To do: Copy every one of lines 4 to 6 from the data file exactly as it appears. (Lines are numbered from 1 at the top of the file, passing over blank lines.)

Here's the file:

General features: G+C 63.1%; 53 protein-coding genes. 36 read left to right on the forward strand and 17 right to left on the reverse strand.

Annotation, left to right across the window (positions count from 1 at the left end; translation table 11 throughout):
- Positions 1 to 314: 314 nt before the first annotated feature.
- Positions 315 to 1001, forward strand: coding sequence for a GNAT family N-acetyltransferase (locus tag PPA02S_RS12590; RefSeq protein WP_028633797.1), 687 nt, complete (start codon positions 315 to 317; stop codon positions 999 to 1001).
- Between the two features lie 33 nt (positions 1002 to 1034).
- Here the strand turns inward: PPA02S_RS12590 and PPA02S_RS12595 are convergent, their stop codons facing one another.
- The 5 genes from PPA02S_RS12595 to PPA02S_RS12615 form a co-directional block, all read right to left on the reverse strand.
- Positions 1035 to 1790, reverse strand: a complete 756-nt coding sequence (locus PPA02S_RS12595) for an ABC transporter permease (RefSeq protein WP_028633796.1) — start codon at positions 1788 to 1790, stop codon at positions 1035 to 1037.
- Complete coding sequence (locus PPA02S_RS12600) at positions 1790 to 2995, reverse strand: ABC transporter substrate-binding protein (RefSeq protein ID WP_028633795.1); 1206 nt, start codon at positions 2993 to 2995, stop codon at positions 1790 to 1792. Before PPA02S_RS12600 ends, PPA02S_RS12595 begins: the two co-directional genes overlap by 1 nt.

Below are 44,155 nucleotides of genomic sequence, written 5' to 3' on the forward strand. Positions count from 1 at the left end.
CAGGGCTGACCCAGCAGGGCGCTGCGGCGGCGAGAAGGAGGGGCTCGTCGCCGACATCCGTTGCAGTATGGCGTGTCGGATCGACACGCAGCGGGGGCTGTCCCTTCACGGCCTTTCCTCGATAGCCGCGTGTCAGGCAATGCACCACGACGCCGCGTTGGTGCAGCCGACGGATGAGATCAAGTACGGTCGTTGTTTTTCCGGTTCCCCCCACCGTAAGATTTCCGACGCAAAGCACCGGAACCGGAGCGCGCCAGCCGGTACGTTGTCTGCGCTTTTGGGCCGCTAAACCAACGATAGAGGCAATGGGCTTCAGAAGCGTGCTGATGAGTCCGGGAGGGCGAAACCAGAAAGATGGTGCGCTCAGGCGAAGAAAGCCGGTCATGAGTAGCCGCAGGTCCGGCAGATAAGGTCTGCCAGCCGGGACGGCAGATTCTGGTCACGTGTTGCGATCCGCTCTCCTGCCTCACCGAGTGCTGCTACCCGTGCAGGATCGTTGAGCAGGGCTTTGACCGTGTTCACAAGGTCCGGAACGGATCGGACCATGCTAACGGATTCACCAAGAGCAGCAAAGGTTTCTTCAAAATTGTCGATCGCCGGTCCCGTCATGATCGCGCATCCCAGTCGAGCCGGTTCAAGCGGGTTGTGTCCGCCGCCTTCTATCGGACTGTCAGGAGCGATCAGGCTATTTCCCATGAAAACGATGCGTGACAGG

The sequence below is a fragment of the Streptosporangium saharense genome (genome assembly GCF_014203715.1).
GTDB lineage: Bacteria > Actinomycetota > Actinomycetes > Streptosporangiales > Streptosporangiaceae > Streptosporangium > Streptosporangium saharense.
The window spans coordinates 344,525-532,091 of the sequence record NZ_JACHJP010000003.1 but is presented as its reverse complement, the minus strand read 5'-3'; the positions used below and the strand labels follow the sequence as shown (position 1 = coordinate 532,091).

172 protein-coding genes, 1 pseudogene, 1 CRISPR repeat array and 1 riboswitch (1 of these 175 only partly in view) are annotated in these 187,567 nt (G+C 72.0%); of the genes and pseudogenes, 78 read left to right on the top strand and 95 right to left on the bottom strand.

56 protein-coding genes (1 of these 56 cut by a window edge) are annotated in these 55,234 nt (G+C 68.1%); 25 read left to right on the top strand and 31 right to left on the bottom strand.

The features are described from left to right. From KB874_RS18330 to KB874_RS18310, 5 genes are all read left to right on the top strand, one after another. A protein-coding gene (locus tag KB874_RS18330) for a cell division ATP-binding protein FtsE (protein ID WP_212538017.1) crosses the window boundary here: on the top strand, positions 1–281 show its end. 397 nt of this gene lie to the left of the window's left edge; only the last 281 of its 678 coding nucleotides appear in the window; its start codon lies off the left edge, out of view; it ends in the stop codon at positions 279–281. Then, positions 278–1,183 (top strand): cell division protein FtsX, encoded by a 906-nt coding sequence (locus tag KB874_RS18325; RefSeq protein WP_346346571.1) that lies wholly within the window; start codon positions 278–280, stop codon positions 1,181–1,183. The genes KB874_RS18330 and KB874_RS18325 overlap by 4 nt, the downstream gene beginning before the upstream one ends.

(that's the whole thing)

- Positions 315 to 1001, forward strand: coding sequence for a GNAT family N-acetyltransferase (locus tag PPA02S_RS12590; RefSeq protein WP_028633797.1), 687 nt, complete (start codon positions 315 to 317; stop codon positions 999 to 1001).
- Between the two features lie 33 nt (positions 1002 to 1034).
- Here the strand turns inward: PPA02S_RS12590 and PPA02S_RS12595 are convergent, their stop codons facing one another.